The Psychedelic Museum: Celebrating the Summers of Love at Breaking Convention

Rather like the psychedelic experience itself, Breaking Convention (BC) is a whirlwind of stimulating new ideas, interconnections and ramifying insights, a place to have preconceptions challenged, and a place to celebrate. This biennial, always sell-out conference on psychedelic research and experience, is a wondrous melting pot of influences. In this, its 4th year, it attracted over 1,000 people, bringing together over 140 speakers, artists, workshop facilitators, leading scientists, medics, shaman, scholars and many others at The University of Greenwich, London for three magical days. At BC one can walk into a lecture theater and be dazzled by a fine-grain, bang-up-to-date download on the neurochemical intricacies of psychedelic pharmacology. Then, just a few presentations later, you can be admiring a generous, well articulated Big Picture of the meaning of the psychedelic experience with Dennis McKenna. Having kindly agreed to be the Patron of the Psychedelic Museum it was also a honour to be able to welcome him, along with psychedelic explorer and ‘hack’ (his words, though ‘award winning journalist’ could equally be used) Don Lattin to our pop-up installation at BC.

den and don

The objects on show in the museum included loans from many generous collectors. We were pleased to show a mandrake from the Richel collection on loan from The Museum of Witchcraft and Magic as well as various items of paraphernalia from contemporary entheogenic practitioners. There were the wonderful things from the First Summer of Love loaned by collectors including John Power and Liz Elliott. These included a drum skin owned and decorated by Brian Barritt, through to rare vinyl albums, posters, books and private photographs. A few items, such as the wonderful Captain Gas calling cards of Andy Romanoff, pointed to the story of the First Summer of Love in the USA, but much of what was on display for three days (smack bang on the Greenwich Meridian line, down the hill from the Royal Observatory) were things from British psychedelic history. That said; where there are collectors happy to loan objects we can curate a show, so if you know a suitable venue (we’d love to do an exhibition in the North America) please get in touch!

Curation doesn’t just mean putting things in cases and organizing the space. It also means trying to find ways to stimulate curiosity and conversations in the museum. One way we tried to do this was by encouraging people to sit and play a game of Grass on a Syrian rue dyed ‘flying’ carpet. Another was asking visitors add their own comments to the display using butterfly post-it notes. We included various quirky and questioning labels in the gallery, and of course the team manning the space did a great job of engaging with our visitors.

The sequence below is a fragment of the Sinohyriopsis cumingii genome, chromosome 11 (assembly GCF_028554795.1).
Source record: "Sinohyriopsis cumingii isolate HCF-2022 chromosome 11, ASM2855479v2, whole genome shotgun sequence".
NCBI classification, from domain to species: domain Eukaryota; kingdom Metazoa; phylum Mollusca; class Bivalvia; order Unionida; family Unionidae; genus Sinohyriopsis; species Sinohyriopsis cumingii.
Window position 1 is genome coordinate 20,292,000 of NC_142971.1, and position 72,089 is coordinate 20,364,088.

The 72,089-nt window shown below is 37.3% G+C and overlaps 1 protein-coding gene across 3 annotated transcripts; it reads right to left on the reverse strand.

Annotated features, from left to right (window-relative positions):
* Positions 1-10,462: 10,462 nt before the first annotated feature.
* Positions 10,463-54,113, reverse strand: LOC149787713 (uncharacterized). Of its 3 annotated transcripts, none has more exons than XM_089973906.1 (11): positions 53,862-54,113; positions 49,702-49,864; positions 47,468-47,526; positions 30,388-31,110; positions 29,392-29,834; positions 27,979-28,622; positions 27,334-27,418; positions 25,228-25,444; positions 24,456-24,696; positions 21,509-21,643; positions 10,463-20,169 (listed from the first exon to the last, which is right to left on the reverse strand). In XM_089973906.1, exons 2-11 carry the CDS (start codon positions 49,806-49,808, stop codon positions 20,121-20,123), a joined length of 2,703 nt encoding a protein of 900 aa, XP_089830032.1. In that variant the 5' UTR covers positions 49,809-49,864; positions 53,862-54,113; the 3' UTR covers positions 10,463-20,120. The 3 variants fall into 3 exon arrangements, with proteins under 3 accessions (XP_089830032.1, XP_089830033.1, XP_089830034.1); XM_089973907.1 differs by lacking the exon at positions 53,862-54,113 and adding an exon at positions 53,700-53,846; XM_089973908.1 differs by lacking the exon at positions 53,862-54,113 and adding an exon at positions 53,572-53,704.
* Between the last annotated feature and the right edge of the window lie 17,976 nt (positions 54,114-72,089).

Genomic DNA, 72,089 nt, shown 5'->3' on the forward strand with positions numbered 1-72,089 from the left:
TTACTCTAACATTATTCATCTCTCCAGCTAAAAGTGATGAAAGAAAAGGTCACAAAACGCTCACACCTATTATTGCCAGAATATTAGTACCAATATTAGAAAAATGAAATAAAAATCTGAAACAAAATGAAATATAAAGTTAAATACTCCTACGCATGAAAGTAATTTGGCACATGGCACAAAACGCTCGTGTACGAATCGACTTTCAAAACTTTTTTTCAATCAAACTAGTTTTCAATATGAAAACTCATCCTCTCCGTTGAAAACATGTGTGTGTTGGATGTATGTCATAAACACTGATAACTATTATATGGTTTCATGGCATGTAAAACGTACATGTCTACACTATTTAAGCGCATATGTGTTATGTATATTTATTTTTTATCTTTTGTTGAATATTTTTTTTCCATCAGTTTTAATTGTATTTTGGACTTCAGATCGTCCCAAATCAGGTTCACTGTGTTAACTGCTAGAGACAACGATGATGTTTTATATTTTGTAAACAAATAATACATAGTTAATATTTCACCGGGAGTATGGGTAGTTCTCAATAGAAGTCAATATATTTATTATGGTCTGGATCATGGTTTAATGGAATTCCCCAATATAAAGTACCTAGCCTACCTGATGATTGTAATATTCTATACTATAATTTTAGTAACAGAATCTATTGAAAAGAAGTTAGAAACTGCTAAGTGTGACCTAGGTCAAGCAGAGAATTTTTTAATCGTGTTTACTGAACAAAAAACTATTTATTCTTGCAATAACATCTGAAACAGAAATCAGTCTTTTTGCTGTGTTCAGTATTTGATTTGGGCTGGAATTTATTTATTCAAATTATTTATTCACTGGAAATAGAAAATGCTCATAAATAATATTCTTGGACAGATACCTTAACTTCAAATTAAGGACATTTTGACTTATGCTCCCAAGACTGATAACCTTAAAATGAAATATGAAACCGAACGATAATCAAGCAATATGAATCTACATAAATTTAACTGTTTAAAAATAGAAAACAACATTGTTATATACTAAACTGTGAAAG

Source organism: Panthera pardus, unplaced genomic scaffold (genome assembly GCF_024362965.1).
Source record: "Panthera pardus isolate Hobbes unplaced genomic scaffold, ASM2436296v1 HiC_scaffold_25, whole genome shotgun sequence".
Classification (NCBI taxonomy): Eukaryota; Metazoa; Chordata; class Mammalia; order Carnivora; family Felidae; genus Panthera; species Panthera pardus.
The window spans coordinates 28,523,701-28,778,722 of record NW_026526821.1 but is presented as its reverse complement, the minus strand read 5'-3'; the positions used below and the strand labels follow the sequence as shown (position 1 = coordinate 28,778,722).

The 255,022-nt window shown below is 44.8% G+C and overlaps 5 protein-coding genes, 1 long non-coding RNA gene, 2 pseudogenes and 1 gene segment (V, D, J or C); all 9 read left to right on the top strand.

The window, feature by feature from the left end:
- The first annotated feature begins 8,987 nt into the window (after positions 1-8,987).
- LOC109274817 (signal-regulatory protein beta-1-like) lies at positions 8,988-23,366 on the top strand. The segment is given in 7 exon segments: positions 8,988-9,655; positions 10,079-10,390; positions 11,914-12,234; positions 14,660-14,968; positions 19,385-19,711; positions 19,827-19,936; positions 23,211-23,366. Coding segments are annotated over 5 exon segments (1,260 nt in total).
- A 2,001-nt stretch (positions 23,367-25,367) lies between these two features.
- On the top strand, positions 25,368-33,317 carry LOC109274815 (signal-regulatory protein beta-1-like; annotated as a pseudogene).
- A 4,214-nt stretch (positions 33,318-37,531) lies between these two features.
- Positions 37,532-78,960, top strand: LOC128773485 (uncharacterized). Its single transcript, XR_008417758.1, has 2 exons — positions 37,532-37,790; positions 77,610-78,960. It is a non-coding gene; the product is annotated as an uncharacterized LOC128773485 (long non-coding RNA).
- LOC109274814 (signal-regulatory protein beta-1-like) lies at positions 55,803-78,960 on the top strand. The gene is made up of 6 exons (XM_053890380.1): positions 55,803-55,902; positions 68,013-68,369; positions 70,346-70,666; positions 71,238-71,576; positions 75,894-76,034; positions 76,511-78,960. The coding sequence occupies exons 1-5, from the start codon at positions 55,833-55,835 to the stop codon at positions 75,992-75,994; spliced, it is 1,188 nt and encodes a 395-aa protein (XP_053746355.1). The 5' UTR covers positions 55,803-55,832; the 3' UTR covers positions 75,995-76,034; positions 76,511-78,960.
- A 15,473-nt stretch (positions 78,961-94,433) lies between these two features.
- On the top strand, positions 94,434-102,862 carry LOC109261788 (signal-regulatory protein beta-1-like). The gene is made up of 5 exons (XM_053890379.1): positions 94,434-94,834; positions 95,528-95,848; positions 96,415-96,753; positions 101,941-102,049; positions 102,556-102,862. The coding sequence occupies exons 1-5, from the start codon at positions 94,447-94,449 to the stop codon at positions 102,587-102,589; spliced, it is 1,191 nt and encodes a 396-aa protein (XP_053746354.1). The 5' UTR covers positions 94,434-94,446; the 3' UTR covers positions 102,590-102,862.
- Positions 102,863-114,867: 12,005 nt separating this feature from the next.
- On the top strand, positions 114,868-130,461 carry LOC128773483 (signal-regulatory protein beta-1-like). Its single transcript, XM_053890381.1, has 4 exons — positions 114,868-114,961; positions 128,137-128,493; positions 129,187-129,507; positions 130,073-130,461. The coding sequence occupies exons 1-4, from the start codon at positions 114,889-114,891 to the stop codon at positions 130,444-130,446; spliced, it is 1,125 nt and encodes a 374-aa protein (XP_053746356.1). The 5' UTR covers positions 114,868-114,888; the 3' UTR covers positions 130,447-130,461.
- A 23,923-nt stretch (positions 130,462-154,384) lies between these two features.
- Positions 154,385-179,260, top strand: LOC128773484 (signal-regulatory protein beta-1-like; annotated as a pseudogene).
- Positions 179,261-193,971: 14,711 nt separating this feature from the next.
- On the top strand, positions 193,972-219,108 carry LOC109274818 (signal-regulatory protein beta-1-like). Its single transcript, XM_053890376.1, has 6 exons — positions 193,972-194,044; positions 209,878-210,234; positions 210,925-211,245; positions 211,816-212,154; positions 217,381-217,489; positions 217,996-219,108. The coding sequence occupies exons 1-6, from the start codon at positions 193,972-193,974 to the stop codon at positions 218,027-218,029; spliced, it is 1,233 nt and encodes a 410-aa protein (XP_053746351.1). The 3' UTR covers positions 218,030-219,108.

We had an amazing collection of badges from museum director and counter-cultural historian Andy Roberts, and objects loaned by BC executive crew Dave King and Ben ‘E’s are Good’ Sessa. We had original t-shirts designed and worn by the band members of Psychic TV, early experimenters with dance music and altered states during the Second Summer of Love. We had a dreamachine (kindly loaned by Dream State), a high-end state-of-the-art vaporiser courtesy of Storz and Bickel. We had, well, loads of cool stuff… check out these pictures…

Both within the conference building and outside, chatting with my fellow delegates on the lawn, I definitely got a chance to Feed my Head. Some scintillating conversations, the chance to meet old friends and make new ones. A sense of a community and sense of purpose in that all of us, in different and I hope complementary ways, want to communicate the value of the psychedelic experience. Breaking Convention does this really well. By providing a platform for quality presentations, art, workshops and more it embraces an ethic of accessibility and diversity which I admire. Sure there are things yet to come, conventions to break, things to do better. But this, for me is a conference with a heart, a smile and an intelligence that I’m proud to be a part of.

Over the next few months the various presentations made at BC will be uploaded. (All that is bar the few where the magical fluence was too powerful and the data was scrambled!)

I was also really pleased to have an opportunity to talk at BC with Jaïs Frédéric Elalouf from The Psychedelic Museum in Paris. If you’ve not already done so please like their Facebook page and check out their website. The Psychedelic Museum in France has a wonderful and diverse collection of psychedelic art (at BC Jaïs shared with me his definition of psychedelic art, which is brilliantly considered, some info here) their new show is going to be great, if you can get along to it, and/or spread the word please do.

summer of love

Thanks again for those who supported the (British) Psychedelic Museum crowdfunder and who donated cash when they visited us at BC. Donations are of course still very much appreciated, especially as we intend to do another show as soon as possible in Britain. Please also get in touch if you have items in your collection you’d be happy to share (or ideas for venues, sources of funding etc).